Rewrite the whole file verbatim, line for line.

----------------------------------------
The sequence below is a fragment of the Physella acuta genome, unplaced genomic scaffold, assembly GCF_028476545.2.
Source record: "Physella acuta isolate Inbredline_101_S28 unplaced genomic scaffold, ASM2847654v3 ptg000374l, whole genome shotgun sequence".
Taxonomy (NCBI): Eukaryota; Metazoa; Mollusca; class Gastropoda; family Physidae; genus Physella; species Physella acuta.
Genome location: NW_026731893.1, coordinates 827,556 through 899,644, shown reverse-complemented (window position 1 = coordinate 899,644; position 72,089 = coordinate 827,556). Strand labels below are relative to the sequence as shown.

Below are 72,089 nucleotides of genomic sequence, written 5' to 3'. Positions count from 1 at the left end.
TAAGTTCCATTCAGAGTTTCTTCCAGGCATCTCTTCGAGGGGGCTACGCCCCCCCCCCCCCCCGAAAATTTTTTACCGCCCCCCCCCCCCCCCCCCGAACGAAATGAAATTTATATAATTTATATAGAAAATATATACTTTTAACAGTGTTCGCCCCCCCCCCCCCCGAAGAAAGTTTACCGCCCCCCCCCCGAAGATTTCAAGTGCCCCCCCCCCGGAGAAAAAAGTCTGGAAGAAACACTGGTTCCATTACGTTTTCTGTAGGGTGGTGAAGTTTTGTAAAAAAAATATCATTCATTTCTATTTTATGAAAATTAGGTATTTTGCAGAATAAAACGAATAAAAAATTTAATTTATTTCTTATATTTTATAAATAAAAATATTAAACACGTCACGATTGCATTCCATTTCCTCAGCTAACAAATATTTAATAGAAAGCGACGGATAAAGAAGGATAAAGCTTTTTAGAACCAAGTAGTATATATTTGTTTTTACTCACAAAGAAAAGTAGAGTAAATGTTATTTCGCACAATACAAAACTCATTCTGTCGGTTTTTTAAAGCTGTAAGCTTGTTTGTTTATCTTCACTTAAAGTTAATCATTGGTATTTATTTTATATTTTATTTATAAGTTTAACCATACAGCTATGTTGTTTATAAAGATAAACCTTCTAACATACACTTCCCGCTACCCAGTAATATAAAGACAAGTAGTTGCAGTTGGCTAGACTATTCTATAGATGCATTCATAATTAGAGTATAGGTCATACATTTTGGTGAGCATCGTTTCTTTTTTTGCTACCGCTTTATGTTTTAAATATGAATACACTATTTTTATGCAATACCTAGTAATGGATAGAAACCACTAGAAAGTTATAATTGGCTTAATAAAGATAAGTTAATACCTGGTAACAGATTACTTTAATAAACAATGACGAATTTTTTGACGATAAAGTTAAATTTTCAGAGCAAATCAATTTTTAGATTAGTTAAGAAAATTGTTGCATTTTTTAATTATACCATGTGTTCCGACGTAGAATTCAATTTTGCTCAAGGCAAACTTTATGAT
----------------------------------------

The sequence below is a fragment of the Physella acuta genome, unplaced genomic scaffold, assembly GCF_028476545.2.
Source record: "Physella acuta isolate Inbredline_101_S28 unplaced genomic scaffold, ASM2847654v3 ptg000374l, whole genome shotgun sequence".
Taxonomy (NCBI): Eukaryota; Metazoa; Mollusca; class Gastropoda; family Physidae; genus Physella; species Physella acuta.
Genome location: NW_026731893.1, coordinates 827,556 through 899,644, shown reverse-complemented (window position 1 = coordinate 899,644; position 72,089 = coordinate 827,556). Strand labels below are relative to the sequence as shown.

Below are 72,089 nucleotides of genomic sequence, written 5' to 3'. Positions count from 1 at the left end.
TAAGTTCCATTCAGAGTTTCTTCCAGGCATCTCTTCGAGGGGGCTACGCCCCCCCCCCCCCCCGAAAATTTTTTACCGCCCCCCCCCCCCCCCCCCGAACGAAATGAAATTTATATAATTTATATAGAAAATATATACTTTTAACAGTGTTCGCCCCCCCCCCCCCCGAAGAAAGTTTACCGCCCCCCCCCCGAAGATTTCAAGTGCCCCCCCCCCGGAGAAAAAAGTCTGGAAGAAACACTGGTTCCATTACGTTTTCTGTAGGGTGGTGAAGTTTTGTAAAAAAAATATCATTCATTTCTATTTTATGAAAATTAGGTATTTTGCAGAATAAAACGAATAAAAAATTTAATTTATTTCTTATATTTTATAAATAAAAATATTAAACACGTCACGATTGCATTCCATTTCCTCAGCTAACAAATATTTAATAGAAAGCGACGGATAAAGAAGGATAAAGCTTTTTAGAACCAAGTAGTATATATTTGTTTTTACTCACAAAGAAAAGTAGAGTAAATGTTATTTCGCACAATACAAAACTCATTCTGTCGGTTTTTTAAAGCTGTAAGCTTGTTTGTTTATCTTCACTTAAAGTTAATCATTGGTATTTATTTTATATTTTATTTATAAGTTTAACCATACAGCTATGTTGTTTATAAAGATAAACCTTCTAACATACACTTCCCGCTACCCAGTAATATAAAGACAAGTAGTTGCAGTTGGCTAGACTATTCTATAGATGCATTCATAATTAGAGTATAGGTCATACATTTTGGTGAGCATCGTTTCTTTTTTTGCTACCGCTTTATGTTTTAAATATGAATACACTATTTTTATGCAATACCTAGTAATGGATAGAAACCACTAGAAAGTTATAATTGGCTTAATAAAGATAAGTTAATACCTGGTAACAGATTACTTTAATAAACAATGACGAATTTTTTGACGATAAAGTTAAATTTTCAGAGCAAATCAATTTTTAGATTAGTTAAGAAAATTGTTGCATTTTTTAATTATACCATGTGTTCCGACGTAGAATTCAATTTTGCTCAAGGCAAACTTTATGAT